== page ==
Do I want to be a founder?

#1 dad

Image by laurenfarmer via Flickr

“We’d like you to come on board as a founder.” After the first few seconds of excitement and dare I say, exhilaration, reality sets in. “Can you explain to me what being a founder means?” Does being a founder mean, like a parent, being present when conceived? And will it seem much like a parent, largely thankless, picking up things behind your offspring and acting as a source of funding for them? Sure you feel good about that first finger-painting up on the refrigerator, or the #1 Dad doodad on your office wall. But when you are up mopping their vomit or worse and staying up all night hoping the fever will subside is it worth the trouble?

My answer is a resounding yes!

And its always better to found a company with others than by yourself. With that said, it’s worth keeping in mind, your co-founders are likely where you will get grief when you least expect it. In almost every startup I have been part of, founders falling by the wayside has been a feature. Before you conclude the problem was me, I am in good company. When Paul Graham spoke at the recent Startup School 09 – he pointed that all the entrepreneurs he spoke to felt picking the right (or rather not picking the wrong) co-founder was the most important lesson they learned.

The toughest lessons I learnt about co-founders, was there can be so many unstated expectations, particularly when it comes to issues around your own evolving roles. Founder, partner, core team member, executive management – words that initially are used interchangeably and seem just so many words. Yet they have so many different meanings and nuances, as I learnt the hard way. Having been a part of five start ups, two as founder and three as early-to-late senior staff or management member, I have been at all ends of this expectation spectrum.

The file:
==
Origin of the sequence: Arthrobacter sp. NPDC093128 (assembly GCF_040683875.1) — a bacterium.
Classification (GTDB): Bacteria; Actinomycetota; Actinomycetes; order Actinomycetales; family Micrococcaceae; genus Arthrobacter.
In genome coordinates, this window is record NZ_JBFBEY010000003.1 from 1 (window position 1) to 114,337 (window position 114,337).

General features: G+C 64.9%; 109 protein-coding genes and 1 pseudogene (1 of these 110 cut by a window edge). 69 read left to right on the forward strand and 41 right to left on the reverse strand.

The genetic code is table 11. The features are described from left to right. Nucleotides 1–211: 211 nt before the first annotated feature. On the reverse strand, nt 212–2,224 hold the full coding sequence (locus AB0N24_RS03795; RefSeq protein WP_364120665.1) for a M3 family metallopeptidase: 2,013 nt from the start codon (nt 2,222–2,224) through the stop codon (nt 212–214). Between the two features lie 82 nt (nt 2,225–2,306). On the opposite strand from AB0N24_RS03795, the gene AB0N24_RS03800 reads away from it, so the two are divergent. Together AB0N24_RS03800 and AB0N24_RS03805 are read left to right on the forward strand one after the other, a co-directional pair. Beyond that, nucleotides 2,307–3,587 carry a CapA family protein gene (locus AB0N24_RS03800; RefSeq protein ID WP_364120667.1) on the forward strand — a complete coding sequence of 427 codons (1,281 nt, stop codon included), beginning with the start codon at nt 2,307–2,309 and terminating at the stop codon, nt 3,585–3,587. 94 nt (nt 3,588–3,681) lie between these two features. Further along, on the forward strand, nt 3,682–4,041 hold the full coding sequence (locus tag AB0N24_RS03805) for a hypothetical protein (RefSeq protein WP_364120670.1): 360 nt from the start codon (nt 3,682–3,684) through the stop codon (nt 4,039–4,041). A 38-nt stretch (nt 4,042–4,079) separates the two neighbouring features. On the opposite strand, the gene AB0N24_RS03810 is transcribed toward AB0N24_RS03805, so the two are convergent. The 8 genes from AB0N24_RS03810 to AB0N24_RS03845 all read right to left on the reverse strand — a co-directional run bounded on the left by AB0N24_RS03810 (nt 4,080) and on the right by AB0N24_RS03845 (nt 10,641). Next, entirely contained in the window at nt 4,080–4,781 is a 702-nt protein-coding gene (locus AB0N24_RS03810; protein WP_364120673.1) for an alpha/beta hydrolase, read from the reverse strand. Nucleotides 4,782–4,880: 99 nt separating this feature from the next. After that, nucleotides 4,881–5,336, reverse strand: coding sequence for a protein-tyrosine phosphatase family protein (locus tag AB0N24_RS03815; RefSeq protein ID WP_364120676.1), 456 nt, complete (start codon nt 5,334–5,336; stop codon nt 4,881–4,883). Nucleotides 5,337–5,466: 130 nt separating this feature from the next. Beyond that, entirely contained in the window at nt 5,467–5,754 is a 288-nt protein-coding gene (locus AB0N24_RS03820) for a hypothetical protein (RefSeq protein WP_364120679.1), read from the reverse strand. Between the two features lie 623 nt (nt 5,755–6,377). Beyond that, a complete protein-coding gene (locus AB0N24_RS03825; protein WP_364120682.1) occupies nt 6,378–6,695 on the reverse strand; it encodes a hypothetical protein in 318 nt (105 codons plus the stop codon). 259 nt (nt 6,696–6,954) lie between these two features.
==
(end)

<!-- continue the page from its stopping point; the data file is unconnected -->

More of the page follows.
I’ve loved being a founder and will share the ways I have found to deal with the finding, keeping and savouring co-founders in my upcoming post. Share with me your experience with being a founder, what it meant to you and why you would or wouldn’t do it again!

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4 thoughts on “Do I want to be a founder?

  1. Pingback: Tweets that mention Design of Business » Do I want to be a founder? -- Topsy.com

  2. Very very well said, Sri. We are first time founders here and are knowing each other's expectations better and better every day. This discovery should, I feel, be a conscious and formal effort on the part of all founders, at least until the product & the company becomes bigger than all of them put together.

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    • sAgar, it's a shame particularly in India, that our schools or families don't really prepare us to easily confront or talk through things. Something that is very critical for founding teams, who are still trying to figure out what they are trying to do and what they want to be when they grow up. If I had a dollar for every time I have seen a team face a “who-will-bell-the-cat” stalemate, unstated discomfort and walking on shells, I'd be a rich man. And this before other's come into the picture, be it VCs or new senior members all of whom who only add to the mix, if the founding team hasn't gotten a clearly agreed upon method to raise, discuss and resolve issues.

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